Notre Dame Football 2013 Spring Game: Blue Gold Game Puts Spotlight on RB Battle
Notre Dame played its 84th annual Blue-Gold game to much fanfare on a chilly, but sunny South Bend morning. The highly anticipated game put a spotlight on the ongoing battle for the starting running back position.
If George Atkinson III was the front-runner for starting running back coming into the spring game, his performance Saturday certainly did not cement his candidacy. He continued to have trouble reading his blocks, but on the bright side, his explosive speed was occasionally displayed.
Atkinson received a wake-up call before halftime. Failing to stay low while running, he darted into the defensive line and was drilled by linebacker Carlo Calabrese in a hit that was sure to leave Atkinson seeing stars.
Unfortunately, Amir Carlisle did not play in the spring game due to a broken collarbone. The USC transfer has had more than his fair share of injuries. Last season he was sidelined due to an ankle injury, forcing him to sit out the entire season. Carlisle is a quick and elusive runner who has great hands and will be a huge asset to the Irish if he is able to remain healthy this season.
Cam McDaniel had an uneventful game. The junior out of Coppell, Texas only scored one touchdown last season.
According to Bob Wieneke of the South Bend Tribune, he has high hopes for this season. McDaniel has good speed and a knack for finding holes, but he will need to generate a few big, attention-grabbing plays during summer practice if he wants to see substantial time on the field this fall.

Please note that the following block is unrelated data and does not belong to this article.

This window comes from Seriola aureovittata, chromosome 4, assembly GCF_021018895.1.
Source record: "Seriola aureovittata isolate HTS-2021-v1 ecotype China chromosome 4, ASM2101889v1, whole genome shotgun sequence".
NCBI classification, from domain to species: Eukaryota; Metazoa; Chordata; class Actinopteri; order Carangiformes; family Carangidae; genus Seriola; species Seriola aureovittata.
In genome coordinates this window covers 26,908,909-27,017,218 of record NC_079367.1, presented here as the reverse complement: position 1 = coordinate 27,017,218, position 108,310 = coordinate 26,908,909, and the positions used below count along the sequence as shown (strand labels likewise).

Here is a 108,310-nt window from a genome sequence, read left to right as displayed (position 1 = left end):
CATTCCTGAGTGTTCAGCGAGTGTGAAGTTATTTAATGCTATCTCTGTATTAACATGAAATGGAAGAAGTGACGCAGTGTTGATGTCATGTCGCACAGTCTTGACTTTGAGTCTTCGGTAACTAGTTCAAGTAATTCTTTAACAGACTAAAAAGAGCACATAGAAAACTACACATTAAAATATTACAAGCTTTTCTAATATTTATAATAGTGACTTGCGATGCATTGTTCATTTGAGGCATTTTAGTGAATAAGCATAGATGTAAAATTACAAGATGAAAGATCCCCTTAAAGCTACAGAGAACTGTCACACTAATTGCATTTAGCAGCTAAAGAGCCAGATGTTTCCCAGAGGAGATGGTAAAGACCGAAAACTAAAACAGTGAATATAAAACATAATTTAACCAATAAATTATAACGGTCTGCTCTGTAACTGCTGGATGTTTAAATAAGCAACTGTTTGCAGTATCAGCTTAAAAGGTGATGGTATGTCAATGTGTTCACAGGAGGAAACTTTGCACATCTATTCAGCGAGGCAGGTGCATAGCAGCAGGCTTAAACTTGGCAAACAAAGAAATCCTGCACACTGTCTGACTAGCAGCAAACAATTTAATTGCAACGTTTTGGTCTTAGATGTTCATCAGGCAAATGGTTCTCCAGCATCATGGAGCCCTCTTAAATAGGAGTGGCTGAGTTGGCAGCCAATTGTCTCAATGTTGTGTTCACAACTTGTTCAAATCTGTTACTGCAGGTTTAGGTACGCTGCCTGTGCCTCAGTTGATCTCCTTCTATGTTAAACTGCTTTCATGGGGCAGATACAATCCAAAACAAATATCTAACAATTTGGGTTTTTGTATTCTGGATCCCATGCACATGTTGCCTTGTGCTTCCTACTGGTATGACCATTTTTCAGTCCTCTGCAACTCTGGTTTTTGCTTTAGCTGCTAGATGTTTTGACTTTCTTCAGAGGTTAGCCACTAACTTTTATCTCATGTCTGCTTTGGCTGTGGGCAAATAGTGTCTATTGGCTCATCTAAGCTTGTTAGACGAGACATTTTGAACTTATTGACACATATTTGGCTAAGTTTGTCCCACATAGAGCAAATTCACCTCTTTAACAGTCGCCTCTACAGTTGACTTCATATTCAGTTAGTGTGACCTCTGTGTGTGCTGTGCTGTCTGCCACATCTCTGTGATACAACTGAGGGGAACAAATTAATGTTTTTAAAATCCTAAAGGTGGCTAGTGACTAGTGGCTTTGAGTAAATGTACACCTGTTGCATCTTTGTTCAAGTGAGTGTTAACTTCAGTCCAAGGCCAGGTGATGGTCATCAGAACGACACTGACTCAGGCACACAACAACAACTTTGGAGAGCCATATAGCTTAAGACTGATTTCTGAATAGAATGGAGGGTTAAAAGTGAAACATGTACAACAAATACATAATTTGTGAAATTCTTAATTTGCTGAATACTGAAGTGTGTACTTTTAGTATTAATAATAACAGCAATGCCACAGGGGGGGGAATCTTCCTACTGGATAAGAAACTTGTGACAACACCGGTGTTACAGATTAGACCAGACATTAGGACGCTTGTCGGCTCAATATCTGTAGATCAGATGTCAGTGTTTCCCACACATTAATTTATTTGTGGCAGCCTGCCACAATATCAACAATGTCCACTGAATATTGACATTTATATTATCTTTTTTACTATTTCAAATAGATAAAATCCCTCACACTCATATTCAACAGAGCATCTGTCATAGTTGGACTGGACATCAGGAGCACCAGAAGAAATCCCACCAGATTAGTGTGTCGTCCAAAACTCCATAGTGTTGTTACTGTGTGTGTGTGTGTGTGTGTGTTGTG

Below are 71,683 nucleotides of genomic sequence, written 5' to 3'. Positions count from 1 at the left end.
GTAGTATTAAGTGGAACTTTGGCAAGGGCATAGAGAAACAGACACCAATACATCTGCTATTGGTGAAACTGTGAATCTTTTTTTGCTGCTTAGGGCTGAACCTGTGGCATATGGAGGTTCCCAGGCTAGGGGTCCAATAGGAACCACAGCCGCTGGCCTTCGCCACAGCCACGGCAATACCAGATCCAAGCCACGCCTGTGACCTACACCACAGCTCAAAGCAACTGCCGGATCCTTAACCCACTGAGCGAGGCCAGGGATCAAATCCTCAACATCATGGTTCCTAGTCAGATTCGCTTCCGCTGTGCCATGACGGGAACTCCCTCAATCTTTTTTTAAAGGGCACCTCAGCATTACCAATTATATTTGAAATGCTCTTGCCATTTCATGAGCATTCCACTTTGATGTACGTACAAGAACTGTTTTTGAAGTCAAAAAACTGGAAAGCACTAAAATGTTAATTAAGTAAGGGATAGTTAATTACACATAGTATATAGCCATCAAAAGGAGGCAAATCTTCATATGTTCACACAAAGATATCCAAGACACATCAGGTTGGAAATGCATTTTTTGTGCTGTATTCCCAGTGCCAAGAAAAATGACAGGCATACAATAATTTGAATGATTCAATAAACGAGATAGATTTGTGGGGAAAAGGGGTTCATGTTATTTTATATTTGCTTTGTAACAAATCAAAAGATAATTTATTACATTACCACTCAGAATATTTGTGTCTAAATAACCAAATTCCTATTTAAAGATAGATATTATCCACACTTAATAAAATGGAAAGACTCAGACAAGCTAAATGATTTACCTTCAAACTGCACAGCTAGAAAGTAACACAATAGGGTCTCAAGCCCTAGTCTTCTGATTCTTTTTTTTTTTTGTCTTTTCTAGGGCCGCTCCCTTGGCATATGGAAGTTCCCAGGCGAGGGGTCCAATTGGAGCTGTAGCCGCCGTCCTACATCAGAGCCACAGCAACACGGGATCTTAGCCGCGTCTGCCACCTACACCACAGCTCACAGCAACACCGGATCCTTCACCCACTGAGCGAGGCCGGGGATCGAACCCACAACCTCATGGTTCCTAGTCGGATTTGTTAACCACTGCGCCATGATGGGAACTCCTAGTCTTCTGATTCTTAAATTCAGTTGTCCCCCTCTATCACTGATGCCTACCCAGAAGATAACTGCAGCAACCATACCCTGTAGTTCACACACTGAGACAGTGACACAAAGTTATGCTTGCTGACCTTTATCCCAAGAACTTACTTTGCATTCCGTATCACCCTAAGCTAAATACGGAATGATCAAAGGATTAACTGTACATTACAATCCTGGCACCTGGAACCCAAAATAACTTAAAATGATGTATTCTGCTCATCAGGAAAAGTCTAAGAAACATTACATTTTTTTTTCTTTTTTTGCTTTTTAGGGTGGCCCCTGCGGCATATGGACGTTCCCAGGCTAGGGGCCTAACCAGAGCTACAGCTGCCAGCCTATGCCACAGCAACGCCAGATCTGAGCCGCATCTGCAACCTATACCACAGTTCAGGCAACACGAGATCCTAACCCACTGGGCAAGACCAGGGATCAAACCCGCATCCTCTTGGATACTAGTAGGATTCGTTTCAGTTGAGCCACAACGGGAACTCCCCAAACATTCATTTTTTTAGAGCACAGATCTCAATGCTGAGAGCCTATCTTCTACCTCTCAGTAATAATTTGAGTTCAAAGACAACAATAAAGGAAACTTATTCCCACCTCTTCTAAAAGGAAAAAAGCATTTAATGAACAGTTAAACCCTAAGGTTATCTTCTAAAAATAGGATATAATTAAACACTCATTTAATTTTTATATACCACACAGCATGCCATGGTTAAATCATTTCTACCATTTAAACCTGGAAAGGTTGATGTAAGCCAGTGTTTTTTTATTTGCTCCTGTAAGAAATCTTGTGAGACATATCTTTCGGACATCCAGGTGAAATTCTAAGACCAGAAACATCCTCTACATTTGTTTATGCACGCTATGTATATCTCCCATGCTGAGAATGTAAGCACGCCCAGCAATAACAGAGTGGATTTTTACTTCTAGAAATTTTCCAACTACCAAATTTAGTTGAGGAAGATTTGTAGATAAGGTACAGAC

Redshirt freshman Will Mahone had a disappointing spring game. If he fails to elevate his game, he may not see much time on the field this fall. Mahone's size and physical style of play will serve him well as he continues to learn the playbook, but for now expect to see him in a secondary role to Atkinson and Carlisle.
Freshman running backs Greg Bryant and Tarean Folston do not arrive on campus until this summer, but any discussion of the running back position should include them.
Bryant, a Rivals.com ranked 5-star recruit, has amazing speed and great vision on the field. If he is able to make a smooth transition to the next level this summer, I have the utmost confidence he will be on the depth chart this fall.
Folston is a strong running back too, but with all that talent on the field he will most likely be redshirted so he can learn the playbook.
So who will be Notre Dame's star running back this fall?
Unfortunately, at this point there is no way of knowing. Atkinson did not have a good game, and Carlisle was not there, so at this point in time we can not accurately juxtapose the two front-runners for the top RB spot. McDaniel and Mahone were also unspectacular, so no one player has emerged as the clear leader.
The larger issue at present is whether any of these guys are able to live up to the run-heavy offense Brian Kelly has championed while at Notre Dame.
While all of these young men are talented and highly capable, none of them seem able to produce a level of reliability that would make the Fighting Irish running game bulletproof this fall.
Obviously, one game is not indicative of a player's overall ability, but Irish fans would be wise to keep a sharp eye on the running back position when practice resumes. If none of the running backs are able to cut the mustard this fall, it could be disastrous for the Notre Dame offense.
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